Appeal from the Supreme Court of the State of Oregon.
The Oregon statute as applied to the particular charge as defined by the state court is repugnant to the due process clause of the Fourteenth Amendment. The judgment of conviction is reversed and the cause is remanded for further proceedings not inconsistent with this opinion.
Dirk De Jonge addressed an audience regarding jail conditions in the county and a maritime strike in progress in Portland on July 27, 1934. A raid on the meeting was carried out by Portland police. De Jonge was arrested and charged with violating the State's criminal syndicalism statute, or "the doctrine which advocates crime, physical violence, sabotage or any unlawful acts or methods as a means of accomplishing or effecting industrial or political change or revolution." Once convicted, De Jonge motioned for an acquittal, arguing that there was insufficient evidence to warrant his conviction. The State Supreme Court disagreed with De Jonge, and noted that the indictment did not charge De Jonge with criminal syndicalism, but rather that he "presided at, conducted and assisted in conducting an assemblage of persons, organization, society and group called by the Communist Party, which was unlawfully teaching and advocating in Multnomah county the doctrine of criminal syndicalism and sabotage."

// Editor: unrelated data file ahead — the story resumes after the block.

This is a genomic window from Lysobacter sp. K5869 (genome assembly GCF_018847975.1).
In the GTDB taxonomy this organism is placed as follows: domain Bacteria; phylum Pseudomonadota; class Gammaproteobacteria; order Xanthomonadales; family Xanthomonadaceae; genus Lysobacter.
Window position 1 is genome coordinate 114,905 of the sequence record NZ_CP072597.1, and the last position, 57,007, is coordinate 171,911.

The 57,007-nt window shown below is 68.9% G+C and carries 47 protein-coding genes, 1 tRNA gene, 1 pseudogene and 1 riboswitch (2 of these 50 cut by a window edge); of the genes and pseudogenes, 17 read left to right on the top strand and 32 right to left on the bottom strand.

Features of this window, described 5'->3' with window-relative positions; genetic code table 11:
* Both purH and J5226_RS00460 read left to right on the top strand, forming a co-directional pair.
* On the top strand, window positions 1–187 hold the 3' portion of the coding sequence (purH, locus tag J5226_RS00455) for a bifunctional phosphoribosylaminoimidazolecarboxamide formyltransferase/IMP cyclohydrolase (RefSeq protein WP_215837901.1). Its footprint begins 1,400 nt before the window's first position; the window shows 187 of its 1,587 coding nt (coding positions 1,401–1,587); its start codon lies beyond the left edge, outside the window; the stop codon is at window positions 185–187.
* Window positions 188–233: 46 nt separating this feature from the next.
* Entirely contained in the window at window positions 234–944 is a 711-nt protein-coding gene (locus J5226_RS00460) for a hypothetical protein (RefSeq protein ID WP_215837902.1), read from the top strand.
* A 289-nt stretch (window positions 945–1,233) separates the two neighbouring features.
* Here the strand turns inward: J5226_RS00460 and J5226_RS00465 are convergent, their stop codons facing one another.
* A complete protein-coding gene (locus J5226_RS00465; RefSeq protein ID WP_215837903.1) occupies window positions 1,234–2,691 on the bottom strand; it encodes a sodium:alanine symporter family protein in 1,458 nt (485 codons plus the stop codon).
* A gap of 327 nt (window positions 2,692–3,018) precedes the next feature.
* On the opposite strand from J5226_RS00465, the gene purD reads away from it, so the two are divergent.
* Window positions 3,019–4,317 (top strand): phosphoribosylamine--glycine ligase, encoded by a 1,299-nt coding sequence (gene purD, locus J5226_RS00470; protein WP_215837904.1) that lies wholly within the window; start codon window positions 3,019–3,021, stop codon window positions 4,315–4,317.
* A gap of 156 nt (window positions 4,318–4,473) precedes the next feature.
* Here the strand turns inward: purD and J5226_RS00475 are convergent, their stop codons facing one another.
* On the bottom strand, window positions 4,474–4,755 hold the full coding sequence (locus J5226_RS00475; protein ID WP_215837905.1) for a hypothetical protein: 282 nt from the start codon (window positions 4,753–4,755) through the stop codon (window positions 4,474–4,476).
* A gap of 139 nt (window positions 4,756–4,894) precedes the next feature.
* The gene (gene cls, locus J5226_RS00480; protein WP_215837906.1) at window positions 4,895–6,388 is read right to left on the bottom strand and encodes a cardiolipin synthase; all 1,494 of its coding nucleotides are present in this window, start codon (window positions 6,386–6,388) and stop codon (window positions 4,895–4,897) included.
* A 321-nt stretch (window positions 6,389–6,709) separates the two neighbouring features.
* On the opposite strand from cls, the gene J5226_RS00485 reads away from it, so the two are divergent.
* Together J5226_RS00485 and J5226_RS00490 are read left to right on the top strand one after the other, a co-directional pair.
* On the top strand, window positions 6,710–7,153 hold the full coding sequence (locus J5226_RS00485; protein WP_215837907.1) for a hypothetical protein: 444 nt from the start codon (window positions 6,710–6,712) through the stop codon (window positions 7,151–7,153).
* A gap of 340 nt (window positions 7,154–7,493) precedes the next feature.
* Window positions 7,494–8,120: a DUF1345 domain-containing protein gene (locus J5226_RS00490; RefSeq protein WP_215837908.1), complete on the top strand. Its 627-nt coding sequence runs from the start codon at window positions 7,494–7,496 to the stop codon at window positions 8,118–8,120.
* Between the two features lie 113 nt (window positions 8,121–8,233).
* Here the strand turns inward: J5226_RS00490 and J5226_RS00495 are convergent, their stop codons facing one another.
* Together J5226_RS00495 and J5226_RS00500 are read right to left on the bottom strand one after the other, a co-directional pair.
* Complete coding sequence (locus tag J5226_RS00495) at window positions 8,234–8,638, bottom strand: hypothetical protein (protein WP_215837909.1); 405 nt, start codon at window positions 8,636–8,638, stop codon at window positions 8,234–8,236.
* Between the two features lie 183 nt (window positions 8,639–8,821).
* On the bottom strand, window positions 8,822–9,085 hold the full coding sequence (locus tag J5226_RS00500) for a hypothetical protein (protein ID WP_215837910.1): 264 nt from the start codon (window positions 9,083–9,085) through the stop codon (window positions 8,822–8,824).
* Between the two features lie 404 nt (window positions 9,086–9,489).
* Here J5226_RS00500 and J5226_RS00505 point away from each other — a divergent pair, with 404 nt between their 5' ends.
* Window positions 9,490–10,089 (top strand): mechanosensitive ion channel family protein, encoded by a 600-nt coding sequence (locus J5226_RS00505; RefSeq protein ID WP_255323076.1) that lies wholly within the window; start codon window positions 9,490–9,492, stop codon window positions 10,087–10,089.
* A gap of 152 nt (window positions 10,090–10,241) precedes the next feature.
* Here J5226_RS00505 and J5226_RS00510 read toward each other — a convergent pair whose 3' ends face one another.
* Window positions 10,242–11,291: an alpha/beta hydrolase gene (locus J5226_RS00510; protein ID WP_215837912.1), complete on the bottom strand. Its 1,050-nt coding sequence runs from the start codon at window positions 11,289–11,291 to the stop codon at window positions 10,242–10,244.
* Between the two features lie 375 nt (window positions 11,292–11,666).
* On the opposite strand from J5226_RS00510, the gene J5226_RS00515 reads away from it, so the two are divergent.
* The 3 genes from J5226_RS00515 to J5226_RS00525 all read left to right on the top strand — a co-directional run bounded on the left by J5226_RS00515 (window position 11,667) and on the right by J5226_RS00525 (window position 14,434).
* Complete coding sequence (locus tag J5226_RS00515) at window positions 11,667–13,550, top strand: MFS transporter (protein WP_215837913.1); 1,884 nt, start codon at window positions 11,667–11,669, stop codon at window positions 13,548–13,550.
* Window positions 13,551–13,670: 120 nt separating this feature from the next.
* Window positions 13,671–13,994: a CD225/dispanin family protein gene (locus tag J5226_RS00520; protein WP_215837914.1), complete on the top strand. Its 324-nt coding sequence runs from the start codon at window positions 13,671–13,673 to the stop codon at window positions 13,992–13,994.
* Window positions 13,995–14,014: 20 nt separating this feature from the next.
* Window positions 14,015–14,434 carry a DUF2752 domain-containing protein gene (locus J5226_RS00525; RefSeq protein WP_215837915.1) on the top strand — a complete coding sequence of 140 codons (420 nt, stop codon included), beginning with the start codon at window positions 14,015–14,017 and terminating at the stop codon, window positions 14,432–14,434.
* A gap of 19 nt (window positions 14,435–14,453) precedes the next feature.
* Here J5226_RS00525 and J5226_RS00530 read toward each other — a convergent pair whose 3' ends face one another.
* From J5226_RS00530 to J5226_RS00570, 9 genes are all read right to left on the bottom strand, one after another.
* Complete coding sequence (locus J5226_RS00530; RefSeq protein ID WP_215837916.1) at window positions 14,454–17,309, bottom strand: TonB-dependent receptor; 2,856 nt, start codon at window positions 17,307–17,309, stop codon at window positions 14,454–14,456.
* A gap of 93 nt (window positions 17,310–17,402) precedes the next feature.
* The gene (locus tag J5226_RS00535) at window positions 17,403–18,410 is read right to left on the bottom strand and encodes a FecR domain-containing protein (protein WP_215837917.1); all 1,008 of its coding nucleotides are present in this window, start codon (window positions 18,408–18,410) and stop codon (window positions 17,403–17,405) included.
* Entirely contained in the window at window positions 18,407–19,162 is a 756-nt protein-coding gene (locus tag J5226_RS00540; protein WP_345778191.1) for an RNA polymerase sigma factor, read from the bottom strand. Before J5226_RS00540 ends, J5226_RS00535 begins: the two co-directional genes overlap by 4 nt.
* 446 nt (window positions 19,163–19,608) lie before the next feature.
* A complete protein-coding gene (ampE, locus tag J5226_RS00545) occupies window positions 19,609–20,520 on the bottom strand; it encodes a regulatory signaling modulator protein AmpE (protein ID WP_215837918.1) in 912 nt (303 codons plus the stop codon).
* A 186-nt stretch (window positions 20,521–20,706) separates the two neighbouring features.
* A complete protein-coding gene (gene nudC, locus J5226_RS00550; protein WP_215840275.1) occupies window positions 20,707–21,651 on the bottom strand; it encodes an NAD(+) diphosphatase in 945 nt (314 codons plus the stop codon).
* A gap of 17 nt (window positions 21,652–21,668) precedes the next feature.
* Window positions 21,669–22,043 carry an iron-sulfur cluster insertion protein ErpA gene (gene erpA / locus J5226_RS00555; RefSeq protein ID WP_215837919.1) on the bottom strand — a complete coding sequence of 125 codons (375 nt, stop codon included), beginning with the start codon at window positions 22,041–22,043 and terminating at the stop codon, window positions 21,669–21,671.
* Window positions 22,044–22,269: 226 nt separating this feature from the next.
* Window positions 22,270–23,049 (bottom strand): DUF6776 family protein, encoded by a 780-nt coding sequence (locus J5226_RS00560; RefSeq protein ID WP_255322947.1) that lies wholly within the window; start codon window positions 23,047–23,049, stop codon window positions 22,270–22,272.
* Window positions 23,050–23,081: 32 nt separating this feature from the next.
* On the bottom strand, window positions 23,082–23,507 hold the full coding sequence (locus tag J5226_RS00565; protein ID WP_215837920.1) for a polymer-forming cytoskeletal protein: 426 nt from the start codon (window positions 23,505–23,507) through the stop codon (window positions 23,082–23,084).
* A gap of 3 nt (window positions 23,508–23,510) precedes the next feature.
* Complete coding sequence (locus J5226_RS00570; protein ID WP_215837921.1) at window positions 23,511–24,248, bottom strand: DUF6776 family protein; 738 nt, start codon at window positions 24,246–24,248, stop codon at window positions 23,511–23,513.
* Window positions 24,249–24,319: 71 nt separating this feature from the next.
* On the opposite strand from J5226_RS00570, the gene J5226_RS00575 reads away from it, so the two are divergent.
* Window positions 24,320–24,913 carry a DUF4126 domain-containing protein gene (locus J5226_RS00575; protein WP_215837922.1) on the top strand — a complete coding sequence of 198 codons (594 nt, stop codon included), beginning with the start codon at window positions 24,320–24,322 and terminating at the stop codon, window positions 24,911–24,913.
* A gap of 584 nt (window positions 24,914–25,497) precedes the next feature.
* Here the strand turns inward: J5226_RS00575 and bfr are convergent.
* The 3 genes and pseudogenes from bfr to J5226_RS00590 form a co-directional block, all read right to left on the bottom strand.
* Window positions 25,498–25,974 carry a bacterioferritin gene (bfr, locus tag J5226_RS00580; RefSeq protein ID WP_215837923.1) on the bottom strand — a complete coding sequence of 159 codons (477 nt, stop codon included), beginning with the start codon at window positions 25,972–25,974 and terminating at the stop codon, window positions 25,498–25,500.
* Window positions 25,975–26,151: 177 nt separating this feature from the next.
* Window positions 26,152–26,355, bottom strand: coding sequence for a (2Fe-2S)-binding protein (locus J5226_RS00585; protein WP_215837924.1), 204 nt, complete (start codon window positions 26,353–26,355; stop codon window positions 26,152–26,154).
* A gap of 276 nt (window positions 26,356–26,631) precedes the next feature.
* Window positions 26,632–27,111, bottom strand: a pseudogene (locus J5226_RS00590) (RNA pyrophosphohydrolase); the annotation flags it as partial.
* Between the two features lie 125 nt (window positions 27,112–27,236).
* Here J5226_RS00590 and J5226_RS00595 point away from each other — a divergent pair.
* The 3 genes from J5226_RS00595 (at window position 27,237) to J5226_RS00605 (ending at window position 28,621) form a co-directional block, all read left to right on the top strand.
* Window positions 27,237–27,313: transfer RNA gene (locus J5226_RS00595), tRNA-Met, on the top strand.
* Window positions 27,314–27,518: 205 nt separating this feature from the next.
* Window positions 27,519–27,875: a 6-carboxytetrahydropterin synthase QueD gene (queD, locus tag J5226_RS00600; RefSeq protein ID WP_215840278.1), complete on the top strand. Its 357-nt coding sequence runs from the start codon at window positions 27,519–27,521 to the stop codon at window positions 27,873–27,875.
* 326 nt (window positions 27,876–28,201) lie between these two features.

Chafee, Zechariah (1941). Free Speech in the United States. Cambridge: Harvard University Press. pp. 384–388.
Friendly, Fred; Elliott, Martha (1984). "Protecting ‘The Thought We Hate’". The Constitution: That Delicate Balance. New York: Random House. pp. 68–88. ISBN0-394-54074-3.Cite uses deprecated parameters (help)